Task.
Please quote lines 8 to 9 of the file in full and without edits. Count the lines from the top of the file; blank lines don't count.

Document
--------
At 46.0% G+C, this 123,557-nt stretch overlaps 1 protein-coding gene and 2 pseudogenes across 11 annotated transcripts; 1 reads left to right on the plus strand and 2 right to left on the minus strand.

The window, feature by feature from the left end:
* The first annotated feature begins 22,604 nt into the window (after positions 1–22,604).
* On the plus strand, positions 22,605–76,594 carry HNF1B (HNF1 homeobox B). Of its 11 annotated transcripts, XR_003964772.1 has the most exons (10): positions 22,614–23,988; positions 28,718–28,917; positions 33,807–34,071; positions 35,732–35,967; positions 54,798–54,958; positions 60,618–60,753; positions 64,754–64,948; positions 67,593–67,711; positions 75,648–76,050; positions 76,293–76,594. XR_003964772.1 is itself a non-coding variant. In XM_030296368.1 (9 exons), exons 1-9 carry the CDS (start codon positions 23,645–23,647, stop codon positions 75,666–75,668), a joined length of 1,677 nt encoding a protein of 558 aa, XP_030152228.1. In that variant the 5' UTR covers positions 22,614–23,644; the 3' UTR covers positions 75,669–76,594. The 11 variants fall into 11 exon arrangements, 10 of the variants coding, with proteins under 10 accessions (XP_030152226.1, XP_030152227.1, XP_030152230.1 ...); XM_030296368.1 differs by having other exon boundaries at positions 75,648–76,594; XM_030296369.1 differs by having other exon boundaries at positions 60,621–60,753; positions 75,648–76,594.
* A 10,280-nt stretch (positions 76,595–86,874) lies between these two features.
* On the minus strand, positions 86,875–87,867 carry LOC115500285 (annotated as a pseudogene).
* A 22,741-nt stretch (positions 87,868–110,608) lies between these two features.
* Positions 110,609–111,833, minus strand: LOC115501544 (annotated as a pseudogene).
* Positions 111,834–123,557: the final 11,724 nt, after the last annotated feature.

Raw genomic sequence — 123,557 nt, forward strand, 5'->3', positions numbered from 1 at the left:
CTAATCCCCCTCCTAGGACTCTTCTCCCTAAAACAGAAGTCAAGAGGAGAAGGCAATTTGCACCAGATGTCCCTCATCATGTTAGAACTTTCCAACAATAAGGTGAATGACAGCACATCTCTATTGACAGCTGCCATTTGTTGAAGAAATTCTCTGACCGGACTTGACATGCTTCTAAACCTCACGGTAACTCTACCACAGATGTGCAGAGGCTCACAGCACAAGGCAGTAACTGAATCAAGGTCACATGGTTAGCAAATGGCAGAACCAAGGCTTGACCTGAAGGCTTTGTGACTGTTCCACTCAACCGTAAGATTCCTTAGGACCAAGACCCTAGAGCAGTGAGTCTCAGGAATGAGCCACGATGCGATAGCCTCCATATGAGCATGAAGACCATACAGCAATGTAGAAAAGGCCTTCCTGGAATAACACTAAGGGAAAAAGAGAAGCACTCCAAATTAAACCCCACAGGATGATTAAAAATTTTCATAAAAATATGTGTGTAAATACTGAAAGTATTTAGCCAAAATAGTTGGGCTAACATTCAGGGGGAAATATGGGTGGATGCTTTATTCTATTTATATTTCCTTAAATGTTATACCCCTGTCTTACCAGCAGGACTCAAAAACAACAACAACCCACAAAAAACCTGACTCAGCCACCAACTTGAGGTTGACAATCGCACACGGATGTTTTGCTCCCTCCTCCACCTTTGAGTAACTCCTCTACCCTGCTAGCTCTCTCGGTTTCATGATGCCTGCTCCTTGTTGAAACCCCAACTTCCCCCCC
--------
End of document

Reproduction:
* Positions 110,609–111,833, minus strand: LOC115501544 (annotated as a pseudogene).
* Positions 111,834–123,557: the final 11,724 nt, after the last annotated feature.